Pigmentation after single and multiple UV-exposures depending on UV-spectrum.Arch Dermatol Res. 2007 Apr; 299(1):25-32.AD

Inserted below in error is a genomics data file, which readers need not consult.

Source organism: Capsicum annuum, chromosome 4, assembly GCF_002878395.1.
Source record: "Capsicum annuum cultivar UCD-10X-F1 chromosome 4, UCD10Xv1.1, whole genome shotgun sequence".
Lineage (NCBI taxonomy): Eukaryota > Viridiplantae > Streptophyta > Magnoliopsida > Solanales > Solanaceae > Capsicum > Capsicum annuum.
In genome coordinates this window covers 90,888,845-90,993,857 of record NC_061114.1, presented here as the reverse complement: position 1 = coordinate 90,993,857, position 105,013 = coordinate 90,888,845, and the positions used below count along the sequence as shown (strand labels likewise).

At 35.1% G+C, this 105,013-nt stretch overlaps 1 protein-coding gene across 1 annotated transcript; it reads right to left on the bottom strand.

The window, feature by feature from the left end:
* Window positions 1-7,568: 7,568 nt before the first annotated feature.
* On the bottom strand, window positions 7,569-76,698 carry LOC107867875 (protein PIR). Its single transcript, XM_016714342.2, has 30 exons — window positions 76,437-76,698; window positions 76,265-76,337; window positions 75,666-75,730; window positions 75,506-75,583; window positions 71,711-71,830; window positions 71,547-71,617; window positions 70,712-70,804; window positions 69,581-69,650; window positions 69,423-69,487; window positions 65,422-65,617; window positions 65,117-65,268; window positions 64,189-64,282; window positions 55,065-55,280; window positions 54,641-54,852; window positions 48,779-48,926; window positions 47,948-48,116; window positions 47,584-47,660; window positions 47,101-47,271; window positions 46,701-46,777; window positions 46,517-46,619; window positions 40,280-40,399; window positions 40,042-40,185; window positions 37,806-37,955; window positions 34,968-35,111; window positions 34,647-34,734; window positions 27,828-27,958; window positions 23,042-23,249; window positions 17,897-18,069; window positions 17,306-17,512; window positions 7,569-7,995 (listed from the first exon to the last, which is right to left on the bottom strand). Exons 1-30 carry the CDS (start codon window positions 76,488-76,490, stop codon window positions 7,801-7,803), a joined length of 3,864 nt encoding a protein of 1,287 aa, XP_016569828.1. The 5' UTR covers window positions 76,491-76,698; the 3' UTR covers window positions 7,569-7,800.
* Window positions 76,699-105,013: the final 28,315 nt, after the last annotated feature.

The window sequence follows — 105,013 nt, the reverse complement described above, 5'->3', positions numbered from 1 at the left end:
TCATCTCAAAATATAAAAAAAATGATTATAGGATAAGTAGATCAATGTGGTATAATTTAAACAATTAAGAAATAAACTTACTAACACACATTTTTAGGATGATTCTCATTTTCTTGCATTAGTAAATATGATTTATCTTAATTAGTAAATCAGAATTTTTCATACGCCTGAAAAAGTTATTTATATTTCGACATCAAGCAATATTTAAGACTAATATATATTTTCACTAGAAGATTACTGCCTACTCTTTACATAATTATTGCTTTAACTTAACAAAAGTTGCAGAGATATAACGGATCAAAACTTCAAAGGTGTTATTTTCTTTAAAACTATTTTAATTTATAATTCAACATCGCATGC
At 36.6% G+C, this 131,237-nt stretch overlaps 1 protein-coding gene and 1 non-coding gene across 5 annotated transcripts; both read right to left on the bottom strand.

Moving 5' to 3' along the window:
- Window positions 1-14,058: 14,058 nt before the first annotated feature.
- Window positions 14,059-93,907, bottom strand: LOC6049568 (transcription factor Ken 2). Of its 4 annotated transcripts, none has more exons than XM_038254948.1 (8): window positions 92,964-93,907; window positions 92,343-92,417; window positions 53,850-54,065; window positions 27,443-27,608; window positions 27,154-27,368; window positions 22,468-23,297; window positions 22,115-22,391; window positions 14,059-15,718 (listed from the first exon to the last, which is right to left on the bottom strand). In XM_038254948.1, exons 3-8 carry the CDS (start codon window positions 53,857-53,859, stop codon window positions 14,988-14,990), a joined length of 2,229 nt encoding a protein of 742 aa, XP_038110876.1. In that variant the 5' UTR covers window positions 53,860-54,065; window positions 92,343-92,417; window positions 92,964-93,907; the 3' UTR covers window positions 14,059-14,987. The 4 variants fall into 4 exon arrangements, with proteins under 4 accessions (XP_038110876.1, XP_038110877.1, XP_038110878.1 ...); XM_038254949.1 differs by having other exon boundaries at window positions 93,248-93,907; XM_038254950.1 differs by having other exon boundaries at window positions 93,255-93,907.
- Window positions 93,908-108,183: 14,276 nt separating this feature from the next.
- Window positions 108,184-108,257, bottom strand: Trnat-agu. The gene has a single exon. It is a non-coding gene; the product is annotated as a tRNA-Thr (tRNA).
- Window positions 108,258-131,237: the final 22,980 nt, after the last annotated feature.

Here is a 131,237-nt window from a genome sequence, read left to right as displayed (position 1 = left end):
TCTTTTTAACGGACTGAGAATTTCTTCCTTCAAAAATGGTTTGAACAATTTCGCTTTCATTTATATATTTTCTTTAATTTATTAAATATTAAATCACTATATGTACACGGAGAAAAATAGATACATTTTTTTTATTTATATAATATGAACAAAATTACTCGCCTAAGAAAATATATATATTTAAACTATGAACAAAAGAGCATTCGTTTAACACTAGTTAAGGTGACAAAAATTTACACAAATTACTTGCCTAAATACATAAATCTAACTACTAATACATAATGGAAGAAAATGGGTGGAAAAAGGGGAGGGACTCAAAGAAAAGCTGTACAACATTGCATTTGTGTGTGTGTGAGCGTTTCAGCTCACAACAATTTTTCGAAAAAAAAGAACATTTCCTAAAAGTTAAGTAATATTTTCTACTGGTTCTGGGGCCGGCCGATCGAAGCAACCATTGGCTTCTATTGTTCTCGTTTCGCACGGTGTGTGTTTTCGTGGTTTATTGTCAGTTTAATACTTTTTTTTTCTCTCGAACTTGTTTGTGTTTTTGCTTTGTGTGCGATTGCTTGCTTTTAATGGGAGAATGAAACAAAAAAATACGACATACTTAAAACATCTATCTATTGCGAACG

Minimal pigmentation dose (MMD) after a single UV-exposure is well investigated. Whereas only few studies have established MMD after multiple UV-exposures and mainly in fair-skinned persons. The purpose of this study was to establish MMD 1 week after, respectively, one and five UV-exposures in volunteers with a large variation in constitutive pigmentation. A total of 52 volunteers (skin Types II-V) had skin pigmentation quantified by reflectance spectroscopy. They were UV-exposed on the back for 1 and 5 days using a Solar Simulator, narrowband UVB, broadband UVA and UVA1. For all sources a higher dose was needed the more pigmented the skin, except for UVA1. After one UV-exposure, we found a significant positive linear correlation between UV-dose to one MMD, skin type and pre-exposure skin pigmentation. After five UV-exposures the positive linear correlation between UV-dose and MMD and skin type was only significant for narrow band UVB, pre-exposure skin pigmentation was significant also for Solar Simulator. For UVA and particularly UVA1 the MMD was independent of pre-exposure pigmentation. The number of SED to MMD is therefore almost the same for very fair-skinned and dark-skinned persons. Pre-exposure pigmentation was clearly more predictive of MMD than skin type. 50% of MMD equals a pigmentation increase of 1%. The shorter the wavelengths the higher the SED to produce MMD. Solar was the least melanogenic and UVA1 the most melanogenic. For the UVB-sources a higher dose was needed the more pigmented the skin. For UVA the MMD was independent of pre-exposure pigmentation.